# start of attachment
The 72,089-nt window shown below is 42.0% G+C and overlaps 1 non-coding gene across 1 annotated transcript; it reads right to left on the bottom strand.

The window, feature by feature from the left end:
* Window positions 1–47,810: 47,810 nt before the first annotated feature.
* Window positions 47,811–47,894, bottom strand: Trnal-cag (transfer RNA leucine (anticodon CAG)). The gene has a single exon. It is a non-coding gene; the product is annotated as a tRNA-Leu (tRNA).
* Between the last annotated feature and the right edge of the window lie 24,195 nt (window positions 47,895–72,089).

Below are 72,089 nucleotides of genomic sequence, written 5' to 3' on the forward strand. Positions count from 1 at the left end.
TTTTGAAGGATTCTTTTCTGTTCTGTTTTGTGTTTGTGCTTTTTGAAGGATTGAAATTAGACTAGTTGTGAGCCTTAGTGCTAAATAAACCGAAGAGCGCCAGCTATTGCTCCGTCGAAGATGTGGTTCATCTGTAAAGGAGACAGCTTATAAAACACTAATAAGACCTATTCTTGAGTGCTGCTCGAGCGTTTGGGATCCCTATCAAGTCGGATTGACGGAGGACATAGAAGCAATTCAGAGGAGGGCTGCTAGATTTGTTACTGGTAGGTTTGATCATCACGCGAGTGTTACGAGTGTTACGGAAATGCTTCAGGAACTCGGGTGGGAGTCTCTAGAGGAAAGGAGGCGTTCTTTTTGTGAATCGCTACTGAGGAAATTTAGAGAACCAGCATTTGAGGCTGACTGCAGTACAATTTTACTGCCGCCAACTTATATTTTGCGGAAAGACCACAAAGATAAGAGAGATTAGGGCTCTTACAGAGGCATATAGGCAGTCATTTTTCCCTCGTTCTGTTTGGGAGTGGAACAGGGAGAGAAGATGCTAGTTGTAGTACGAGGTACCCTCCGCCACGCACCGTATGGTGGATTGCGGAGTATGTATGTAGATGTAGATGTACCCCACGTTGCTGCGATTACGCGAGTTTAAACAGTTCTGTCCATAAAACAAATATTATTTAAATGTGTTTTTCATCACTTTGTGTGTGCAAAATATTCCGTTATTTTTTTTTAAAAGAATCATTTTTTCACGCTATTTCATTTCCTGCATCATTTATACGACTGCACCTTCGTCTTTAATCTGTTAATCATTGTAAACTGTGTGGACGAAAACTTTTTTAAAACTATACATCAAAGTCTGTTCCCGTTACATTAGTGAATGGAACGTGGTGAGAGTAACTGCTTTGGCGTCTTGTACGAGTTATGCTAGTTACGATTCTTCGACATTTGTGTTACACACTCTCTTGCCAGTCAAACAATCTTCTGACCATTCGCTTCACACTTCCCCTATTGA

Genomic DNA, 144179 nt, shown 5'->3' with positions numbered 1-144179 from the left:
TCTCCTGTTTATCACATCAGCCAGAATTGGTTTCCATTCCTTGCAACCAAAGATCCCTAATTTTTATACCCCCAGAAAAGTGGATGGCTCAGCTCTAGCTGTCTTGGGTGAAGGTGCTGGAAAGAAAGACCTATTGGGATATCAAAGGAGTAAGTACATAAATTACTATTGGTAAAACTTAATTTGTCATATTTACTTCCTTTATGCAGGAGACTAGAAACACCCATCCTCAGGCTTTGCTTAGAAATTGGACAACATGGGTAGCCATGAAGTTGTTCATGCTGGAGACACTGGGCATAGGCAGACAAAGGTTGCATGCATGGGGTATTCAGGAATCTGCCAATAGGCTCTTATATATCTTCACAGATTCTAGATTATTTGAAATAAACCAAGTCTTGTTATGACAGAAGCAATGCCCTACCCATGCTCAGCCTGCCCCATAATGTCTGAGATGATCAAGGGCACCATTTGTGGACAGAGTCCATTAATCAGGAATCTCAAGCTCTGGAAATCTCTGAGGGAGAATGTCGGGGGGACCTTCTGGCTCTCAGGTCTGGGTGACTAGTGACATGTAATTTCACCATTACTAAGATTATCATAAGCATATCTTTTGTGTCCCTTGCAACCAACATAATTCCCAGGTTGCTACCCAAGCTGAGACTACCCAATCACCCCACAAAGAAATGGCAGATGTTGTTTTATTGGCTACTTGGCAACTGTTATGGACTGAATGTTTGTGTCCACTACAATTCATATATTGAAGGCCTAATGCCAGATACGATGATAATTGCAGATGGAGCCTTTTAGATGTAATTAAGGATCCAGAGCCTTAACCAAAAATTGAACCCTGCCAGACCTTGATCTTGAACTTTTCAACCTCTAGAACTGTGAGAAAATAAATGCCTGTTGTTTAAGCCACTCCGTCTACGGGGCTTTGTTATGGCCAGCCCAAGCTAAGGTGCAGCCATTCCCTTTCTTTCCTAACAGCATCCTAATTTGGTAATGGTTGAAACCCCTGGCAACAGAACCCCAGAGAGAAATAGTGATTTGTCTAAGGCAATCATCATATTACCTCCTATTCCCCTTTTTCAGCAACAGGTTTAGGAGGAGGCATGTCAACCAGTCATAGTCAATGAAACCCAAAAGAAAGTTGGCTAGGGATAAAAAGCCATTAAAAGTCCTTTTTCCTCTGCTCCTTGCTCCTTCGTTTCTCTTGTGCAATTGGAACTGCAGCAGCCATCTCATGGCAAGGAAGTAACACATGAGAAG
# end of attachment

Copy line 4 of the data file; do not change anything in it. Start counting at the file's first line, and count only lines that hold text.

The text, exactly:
* Window positions 47,811–47,894, bottom strand: Trnal-cag (transfer RNA leucine (anticodon CAG)). The gene has a single exon. It is a non-coding gene; the product is annotated as a tRNA-Leu (tRNA).